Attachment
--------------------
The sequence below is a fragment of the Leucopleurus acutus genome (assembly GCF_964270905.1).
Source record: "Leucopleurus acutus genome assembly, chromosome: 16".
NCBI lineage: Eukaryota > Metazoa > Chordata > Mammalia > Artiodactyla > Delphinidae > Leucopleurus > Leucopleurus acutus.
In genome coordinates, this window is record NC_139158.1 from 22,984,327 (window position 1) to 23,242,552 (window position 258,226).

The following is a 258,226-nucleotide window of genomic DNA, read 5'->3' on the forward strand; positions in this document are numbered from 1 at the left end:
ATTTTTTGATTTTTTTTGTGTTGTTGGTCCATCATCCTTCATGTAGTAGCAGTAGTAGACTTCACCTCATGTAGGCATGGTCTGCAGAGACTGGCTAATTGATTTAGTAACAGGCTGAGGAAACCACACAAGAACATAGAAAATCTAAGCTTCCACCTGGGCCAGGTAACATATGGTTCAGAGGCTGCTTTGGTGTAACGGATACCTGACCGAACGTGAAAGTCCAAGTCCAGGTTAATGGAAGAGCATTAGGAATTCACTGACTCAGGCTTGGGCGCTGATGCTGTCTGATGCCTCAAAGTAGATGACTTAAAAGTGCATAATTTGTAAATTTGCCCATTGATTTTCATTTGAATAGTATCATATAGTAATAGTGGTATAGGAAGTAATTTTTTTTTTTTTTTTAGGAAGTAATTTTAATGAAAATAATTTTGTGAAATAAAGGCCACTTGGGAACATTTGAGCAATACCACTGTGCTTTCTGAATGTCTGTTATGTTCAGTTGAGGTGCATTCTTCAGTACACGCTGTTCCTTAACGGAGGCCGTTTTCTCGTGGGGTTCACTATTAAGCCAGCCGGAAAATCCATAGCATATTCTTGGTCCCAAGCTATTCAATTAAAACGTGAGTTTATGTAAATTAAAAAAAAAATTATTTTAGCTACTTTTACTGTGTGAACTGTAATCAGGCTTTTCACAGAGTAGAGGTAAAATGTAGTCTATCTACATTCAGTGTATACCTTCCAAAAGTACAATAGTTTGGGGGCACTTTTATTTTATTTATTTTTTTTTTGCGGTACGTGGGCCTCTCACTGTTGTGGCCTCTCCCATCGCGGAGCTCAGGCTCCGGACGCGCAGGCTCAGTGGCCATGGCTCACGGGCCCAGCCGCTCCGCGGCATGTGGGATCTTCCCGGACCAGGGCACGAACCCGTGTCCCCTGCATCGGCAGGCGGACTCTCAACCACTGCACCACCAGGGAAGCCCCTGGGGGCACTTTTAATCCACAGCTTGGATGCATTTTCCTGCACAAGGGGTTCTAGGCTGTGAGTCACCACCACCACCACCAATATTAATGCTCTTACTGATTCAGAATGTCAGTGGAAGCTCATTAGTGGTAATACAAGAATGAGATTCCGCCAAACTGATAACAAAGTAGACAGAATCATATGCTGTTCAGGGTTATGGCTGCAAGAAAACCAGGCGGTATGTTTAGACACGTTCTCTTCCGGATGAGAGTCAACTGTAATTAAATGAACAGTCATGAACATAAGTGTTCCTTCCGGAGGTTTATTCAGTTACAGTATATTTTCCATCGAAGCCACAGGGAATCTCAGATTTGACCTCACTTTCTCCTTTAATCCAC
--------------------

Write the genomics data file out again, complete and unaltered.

The sequence below is a fragment of the Leucopleurus acutus genome (assembly GCF_964270905.1).
Source record: "Leucopleurus acutus genome assembly, chromosome: 16".
NCBI lineage: Eukaryota > Metazoa > Chordata > Mammalia > Artiodactyla > Delphinidae > Leucopleurus > Leucopleurus acutus.
In genome coordinates, this window is record NC_139158.1 from 22,984,327 (window position 1) to 23,242,552 (window position 258,226).

The following is a 258,226-nucleotide window of genomic DNA, read 5'->3' on the forward strand; positions in this document are numbered from 1 at the left end:
ATTTTTTGATTTTTTTTGTGTTGTTGGTCCATCATCCTTCATGTAGTAGCAGTAGTAGACTTCACCTCATGTAGGCATGGTCTGCAGAGACTGGCTAATTGATTTAGTAACAGGCTGAGGAAACCACACAAGAACATAGAAAATCTAAGCTTCCACCTGGGCCAGGTAACATATGGTTCAGAGGCTGCTTTGGTGTAACGGATACCTGACCGAACGTGAAAGTCCAAGTCCAGGTTAATGGAAGAGCATTAGGAATTCACTGACTCAGGCTTGGGCGCTGATGCTGTCTGATGCCTCAAAGTAGATGACTTAAAAGTGCATAATTTGTAAATTTGCCCATTGATTTTCATTTGAATAGTATCATATAGTAATAGTGGTATAGGAAGTAATTTTTTTTTTTTTTTTAGGAAGTAATTTTAATGAAAATAATTTTGTGAAATAAAGGCCACTTGGGAACATTTGAGCAATACCACTGTGCTTTCTGAATGTCTGTTATGTTCAGTTGAGGTGCATTCTTCAGTACACGCTGTTCCTTAACGGAGGCCGTTTTCTCGTGGGGTTCACTATTAAGCCAGCCGGAAAATCCATAGCATATTCTTGGTCCCAAGCTATTCAATTAAAACGTGAGTTTATGTAAATTAAAAAAAAAATTATTTTAGCTACTTTTACTGTGTGAACTGTAATCAGGCTTTTCACAGAGTAGAGGTAAAATGTAGTCTATCTACATTCAGTGTATACCTTCCAAAAGTACAATAGTTTGGGGGCACTTTTATTTTATTTATTTTTTTTTTGCGGTACGTGGGCCTCTCACTGTTGTGGCCTCTCCCATCGCGGAGCTCAGGCTCCGGACGCGCAGGCTCAGTGGCCATGGCTCACGGGCCCAGCCGCTCCGCGGCATGTGGGATCTTCCCGGACCAGGGCACGAACCCGTGTCCCCTGCATCGGCAGGCGGACTCTCAACCACTGCACCACCAGGGAAGCCCCTGGGGGCACTTTTAATCCACAGCTTGGATGCATTTTCCTGCACAAGGGGTTCTAGGCTGTGAGTCACCACCACCACCACCAATATTAATGCTCTTACTGATTCAGAATGTCAGTGGAAGCTCATTAGTGGTAATACAAGAATGAGATTCCGCCAAACTGATAACAAAGTAGACAGAATCATATGCTGTTCAGGGTTATGGCTGCAAGAAAACCAGGCGGTATGTTTAGACACGTTCTCTTCCGGATGAGAGTCAACTGTAATTAAATGAACAGTCATGAACATAAGTGTTCCTTCCGGAGGTTTATTCAGTTACAGTATATTTTCCATCGAAGCCACAGGGAATCTCAGATTTGACCTCACTTTCTCCTTTAATCCAC